🩸⚰️ 𝔰𝔞𝔳𝔞𝔤𝔢 (㇏(•̀ᵥᵥ•́)ノ)’s review published on Letterboxd:
"So the doll was never possessed."
"No, it was used as a conduit, moved around to give the impression of possession. Demonic spirits don't possess things - they possess people. It wanted to get inside of you."
There are a few things in The Conjuring that legitimately put me on edge and ratchet up my anxiety. The early shots of Annabelle make my skin crawl a bit thanks to watching things like films on this list in my formative years. The banging on doors and walls usually spikes my anxiety horribly - there's a scene at the funeral home in The Haunting of Hill House that's absolutely horrifying for this. And the semi-casual-but-still-serious mentioning of an else-thing having tricked its way into people's lives... it's a lot. It gets to me, and I love that it does, especially being so jaded when it comes to most horror. All these things play into fears I remember having most of my life, so when they're combined this well, particularly right in the beginning of a film, it sets up a mood that keeps me at least a little bit on edge throughout the entire watch.
The use of silence combined with the use of distorted and muffled sound at times when paranormal things are happening I feel is a subtle and probably underappreciated part of this film. I'm always actively listening for background noise (or the absence of it) to see what else is going on, since we get a lot of subconscious context from things like that. I like to try and pay attention to the layers to see how the soundscape is built and helping to paint the entire piece for us. When a film is nearly dead quiet outside of what it purposely puts there, it makes the silence so much more unnerving, whether we consciously realize it or not.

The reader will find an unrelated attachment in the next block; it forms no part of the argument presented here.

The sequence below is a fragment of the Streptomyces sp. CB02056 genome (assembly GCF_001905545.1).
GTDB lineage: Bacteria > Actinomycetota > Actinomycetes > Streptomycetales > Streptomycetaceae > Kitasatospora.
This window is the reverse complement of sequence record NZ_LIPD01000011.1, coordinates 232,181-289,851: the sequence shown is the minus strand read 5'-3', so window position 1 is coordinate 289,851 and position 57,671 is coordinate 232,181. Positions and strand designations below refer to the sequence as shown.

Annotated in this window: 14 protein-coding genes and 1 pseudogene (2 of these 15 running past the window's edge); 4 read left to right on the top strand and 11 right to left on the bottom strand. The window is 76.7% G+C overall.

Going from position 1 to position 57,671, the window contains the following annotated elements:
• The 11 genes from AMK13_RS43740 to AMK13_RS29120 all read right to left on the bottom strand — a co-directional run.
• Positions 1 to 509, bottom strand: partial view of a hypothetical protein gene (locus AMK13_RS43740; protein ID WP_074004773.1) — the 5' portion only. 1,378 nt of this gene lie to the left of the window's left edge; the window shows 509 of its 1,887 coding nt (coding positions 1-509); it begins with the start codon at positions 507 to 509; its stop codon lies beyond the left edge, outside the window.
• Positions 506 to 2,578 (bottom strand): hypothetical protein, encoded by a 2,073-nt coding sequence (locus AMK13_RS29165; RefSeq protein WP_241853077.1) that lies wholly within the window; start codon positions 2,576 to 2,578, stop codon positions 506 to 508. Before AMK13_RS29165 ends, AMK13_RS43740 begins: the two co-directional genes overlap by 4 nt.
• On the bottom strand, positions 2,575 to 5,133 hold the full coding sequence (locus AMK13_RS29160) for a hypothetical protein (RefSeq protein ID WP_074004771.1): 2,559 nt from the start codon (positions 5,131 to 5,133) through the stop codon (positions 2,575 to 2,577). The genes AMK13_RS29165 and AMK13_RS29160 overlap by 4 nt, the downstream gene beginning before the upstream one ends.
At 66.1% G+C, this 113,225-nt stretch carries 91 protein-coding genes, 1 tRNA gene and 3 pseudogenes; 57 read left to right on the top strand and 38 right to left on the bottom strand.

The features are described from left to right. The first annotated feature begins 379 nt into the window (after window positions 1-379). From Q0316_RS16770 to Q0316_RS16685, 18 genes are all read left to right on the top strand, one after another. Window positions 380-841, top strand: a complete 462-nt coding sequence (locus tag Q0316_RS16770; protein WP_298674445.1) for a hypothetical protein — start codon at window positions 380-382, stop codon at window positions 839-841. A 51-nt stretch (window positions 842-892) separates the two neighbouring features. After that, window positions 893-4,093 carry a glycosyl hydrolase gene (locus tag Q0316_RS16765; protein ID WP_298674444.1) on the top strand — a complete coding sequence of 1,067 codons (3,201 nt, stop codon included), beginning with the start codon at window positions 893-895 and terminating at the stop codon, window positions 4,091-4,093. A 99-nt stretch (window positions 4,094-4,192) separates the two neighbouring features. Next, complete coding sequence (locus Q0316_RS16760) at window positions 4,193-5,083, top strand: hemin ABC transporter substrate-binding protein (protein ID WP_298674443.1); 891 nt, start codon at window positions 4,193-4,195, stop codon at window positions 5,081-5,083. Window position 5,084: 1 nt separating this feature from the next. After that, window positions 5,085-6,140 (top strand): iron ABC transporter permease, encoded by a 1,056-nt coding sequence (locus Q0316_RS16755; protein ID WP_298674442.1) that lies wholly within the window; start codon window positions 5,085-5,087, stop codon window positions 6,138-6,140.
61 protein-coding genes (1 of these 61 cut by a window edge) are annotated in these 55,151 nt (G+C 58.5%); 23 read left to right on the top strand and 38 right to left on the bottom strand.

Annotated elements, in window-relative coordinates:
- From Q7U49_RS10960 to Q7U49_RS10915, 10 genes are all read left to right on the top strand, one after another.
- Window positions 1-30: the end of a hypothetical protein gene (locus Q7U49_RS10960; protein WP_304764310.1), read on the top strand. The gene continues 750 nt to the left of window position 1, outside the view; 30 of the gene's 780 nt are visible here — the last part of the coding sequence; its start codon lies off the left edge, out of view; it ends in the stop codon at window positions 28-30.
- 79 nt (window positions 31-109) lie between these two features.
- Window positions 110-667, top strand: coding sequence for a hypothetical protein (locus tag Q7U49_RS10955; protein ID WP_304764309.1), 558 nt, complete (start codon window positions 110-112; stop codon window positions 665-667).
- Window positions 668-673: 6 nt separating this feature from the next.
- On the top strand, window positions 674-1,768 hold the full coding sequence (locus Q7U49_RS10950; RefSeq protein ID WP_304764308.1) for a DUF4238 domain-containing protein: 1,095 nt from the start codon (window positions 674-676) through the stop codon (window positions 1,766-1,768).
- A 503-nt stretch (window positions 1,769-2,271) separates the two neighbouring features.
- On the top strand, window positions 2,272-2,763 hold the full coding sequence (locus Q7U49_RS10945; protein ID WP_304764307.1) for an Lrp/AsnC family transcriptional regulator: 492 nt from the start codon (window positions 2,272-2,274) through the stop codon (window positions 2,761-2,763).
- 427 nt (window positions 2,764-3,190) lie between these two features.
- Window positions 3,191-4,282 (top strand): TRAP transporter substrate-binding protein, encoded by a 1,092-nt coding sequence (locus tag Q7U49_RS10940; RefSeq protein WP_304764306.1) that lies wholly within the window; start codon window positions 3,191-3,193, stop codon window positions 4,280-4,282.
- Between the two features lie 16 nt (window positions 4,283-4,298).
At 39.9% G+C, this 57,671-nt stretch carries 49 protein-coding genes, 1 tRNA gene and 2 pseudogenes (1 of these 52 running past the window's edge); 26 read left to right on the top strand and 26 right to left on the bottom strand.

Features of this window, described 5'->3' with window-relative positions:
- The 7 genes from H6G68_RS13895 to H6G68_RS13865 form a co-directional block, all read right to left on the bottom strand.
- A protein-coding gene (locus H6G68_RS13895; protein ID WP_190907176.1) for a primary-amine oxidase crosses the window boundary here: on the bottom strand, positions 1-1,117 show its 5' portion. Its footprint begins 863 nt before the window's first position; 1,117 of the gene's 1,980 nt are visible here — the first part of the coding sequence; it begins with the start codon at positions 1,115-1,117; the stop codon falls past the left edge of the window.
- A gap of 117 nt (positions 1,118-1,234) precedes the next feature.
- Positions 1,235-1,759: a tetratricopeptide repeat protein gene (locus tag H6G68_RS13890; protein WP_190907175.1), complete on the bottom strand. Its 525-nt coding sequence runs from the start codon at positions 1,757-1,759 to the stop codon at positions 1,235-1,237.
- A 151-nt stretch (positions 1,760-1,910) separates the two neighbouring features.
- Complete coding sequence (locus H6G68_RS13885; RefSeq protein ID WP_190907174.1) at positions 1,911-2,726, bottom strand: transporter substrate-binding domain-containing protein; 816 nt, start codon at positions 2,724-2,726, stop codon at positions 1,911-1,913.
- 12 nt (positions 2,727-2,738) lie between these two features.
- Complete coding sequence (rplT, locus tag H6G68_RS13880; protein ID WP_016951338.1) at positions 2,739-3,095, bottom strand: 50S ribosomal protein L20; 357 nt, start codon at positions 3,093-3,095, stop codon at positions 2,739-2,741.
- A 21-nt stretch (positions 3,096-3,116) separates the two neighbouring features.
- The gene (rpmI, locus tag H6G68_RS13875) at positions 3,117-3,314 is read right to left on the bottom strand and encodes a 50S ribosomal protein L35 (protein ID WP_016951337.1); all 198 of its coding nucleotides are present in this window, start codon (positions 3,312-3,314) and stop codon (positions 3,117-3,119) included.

The complete and total pitch black darkness in corners or just past doorways or engulfing hallways has me wanting to pull my feet up off the floor and tuck them underneath me in the chair where they might be safe from whatever's lurking in that unnatural absence of light. Wan knows how to draw out the focus on those spots for just the right amount of time, my heart beating faster as I watch terror overcoming the people on screen, until the anticipation nearly has me sweating before the payoff happens. This film taps into some primal fears and does it elegantly, without the use of bland and cheap tactics present in so much modern horror. Yes, there are jump scares in the form of loud noises and abrupt scene changes, but they're earned, which makes a world of difference. Everything here fits contextually, and everything builds on the previous scare tactic to make the next one just as satisfying (or gut-wrenching, depending on how you look at it).
I've seen this twice before - both times I had a lot of the same thoughts but for some reason didn't give it 5 stars, despite having an actual physical reaction. I blame having watched it with a friend both times, which always diminishes the effects of a film somewhat. Part of my attention is always on that other person, and we're most likely communicating and inevitably missing bits or breaking the flow and tension the film is setting up. This time, though... this time it felt like a 5. I've seen this twice before and it still physically affects me, so how could it not be.
I think it falls off a bit in the last 20 minutes or so, but not enough to bump it down from 5 stars. I still got chills, and it damn sure wasn't cause of the summer heat. Also helps watching it alone, in the dark, with the good surround sound headphones on. 🙌